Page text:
Research Repository

Audubon, Another Vision: Derek Walcott's "white Egrets" and Adam's Task of Giving Things Their Names

Fumagalli, MC (2015) 'Audubon, Another Vision: Derek Walcott's "white Egrets" and Adam's Task of Giving Things Their Names.' NWIG New West Indian Guide, 89 (3-4). 231 - 257. ISSN 1382-2373

[img]
Preview
Text
NWIG_089_03-04_s001_052_Fumagalli_proof-final.pdf - Published Version
Available under License Creative Commons Attribution Non-commercial.

Download (205kB) | Preview

Abstract

In Derek Walcott's "White Egrets" (2010) the titular birds play a central role in the conversation that the poet opens up with the ornithological artist John James Audubon. Audubon's work is the fruit of complex negotiations between life and death, humans and animals, real presences and emblems. Walcott's examination of these negotiations enables him to reconsider Audubon's poetics and ethics of representation whilst rearticulating his own. Walcott referred to poetry (and painting) as "Adam's task of giving things their names": a statement that might be taken to suggest an exploitative perspective and an anthropocentric approach which dismisses the need to treat nonhumans ethically. "White Egrets," instead, emphasizes interaction rather than prevarication, showing that "naming" the world can only be significant and regenerative if the "things" to be "named" play their part in the creative process rather than being sealed off from the human world in order to be reified and exploited.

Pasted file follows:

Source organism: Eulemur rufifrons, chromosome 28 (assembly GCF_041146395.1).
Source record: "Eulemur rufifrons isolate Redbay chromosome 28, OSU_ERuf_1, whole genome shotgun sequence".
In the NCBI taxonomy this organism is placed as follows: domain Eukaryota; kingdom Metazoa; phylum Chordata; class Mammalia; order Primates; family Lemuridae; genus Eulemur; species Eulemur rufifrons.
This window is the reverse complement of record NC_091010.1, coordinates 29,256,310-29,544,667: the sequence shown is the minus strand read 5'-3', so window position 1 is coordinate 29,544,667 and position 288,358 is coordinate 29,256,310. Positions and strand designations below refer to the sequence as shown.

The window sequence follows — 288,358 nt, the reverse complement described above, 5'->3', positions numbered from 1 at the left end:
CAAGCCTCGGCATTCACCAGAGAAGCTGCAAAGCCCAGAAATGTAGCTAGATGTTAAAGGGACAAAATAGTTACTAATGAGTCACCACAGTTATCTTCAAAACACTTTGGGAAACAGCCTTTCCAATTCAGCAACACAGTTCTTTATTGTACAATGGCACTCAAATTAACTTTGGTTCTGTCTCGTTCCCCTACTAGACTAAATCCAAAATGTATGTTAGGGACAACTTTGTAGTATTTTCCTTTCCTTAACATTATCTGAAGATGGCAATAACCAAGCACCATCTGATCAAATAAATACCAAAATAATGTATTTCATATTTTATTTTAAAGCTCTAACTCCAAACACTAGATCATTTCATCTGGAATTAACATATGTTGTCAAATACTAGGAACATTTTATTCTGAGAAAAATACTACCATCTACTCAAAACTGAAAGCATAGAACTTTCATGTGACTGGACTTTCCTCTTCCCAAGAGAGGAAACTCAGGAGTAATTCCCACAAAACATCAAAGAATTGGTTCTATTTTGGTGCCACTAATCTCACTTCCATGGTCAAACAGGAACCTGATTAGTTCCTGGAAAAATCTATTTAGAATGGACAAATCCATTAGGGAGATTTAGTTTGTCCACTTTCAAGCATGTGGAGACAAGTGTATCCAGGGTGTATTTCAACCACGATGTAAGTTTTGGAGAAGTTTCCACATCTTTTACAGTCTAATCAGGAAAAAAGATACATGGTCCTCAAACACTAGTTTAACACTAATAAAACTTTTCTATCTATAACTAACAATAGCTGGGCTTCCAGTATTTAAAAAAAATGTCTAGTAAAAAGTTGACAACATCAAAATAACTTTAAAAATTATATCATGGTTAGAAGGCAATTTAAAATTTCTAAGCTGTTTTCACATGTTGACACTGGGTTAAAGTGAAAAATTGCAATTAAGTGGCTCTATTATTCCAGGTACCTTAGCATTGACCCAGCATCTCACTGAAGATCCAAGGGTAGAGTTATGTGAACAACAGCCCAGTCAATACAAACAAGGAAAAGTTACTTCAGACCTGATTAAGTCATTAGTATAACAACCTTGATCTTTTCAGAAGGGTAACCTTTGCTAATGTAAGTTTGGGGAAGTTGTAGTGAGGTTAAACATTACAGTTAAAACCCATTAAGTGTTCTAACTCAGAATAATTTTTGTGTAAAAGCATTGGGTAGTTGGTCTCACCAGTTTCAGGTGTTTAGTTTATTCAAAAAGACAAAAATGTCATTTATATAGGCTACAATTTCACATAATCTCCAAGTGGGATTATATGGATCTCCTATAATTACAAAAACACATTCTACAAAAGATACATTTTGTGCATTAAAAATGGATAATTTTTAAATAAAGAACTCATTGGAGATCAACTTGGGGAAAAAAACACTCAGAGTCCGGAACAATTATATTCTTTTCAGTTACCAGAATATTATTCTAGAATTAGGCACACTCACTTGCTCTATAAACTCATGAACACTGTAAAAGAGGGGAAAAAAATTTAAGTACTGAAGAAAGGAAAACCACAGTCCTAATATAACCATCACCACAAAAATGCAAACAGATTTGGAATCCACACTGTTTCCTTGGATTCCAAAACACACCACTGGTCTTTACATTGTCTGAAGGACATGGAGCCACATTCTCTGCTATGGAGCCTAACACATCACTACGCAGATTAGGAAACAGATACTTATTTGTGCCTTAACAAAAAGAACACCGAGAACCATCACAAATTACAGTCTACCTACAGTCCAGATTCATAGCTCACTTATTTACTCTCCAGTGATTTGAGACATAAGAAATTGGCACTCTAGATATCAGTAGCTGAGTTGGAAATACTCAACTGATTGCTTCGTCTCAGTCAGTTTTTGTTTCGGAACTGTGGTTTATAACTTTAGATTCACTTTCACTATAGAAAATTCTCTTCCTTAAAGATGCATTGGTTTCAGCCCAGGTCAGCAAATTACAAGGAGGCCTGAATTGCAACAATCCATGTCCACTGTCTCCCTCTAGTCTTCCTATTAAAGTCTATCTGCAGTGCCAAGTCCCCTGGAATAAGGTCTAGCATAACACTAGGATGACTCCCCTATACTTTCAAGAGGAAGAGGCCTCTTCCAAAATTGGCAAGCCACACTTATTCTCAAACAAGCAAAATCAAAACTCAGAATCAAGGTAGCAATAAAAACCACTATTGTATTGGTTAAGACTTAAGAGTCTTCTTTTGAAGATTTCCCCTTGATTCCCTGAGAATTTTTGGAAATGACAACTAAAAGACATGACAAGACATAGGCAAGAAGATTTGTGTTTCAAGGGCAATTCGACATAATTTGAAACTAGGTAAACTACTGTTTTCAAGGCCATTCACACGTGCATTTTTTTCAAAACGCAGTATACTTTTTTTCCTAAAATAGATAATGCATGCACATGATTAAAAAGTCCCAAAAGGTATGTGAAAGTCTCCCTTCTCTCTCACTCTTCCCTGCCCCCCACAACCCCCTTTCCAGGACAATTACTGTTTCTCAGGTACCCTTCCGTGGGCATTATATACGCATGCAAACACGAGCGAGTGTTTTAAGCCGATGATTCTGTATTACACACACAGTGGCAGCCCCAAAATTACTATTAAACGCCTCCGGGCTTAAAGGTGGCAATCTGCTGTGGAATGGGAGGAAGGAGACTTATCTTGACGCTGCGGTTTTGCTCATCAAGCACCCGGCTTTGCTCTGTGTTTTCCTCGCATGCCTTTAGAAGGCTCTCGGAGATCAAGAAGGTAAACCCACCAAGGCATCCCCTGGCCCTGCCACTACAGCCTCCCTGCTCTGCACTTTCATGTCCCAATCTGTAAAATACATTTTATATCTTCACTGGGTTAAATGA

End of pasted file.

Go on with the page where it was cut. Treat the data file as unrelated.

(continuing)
Item Type: Article
Subjects: P Language and Literature > PS American literature
Divisions: Faculty of Humanities > Literature, Film, and Theatre Studies, Department of
Depositing User: Jim Jamieson
Date Deposited: 16 Oct 2015 12:21
Last Modified: 30 Mar 2021 21:15
URI: http://repository.essex.ac.uk/id/eprint/15291

Actions (login required)

View Item View Item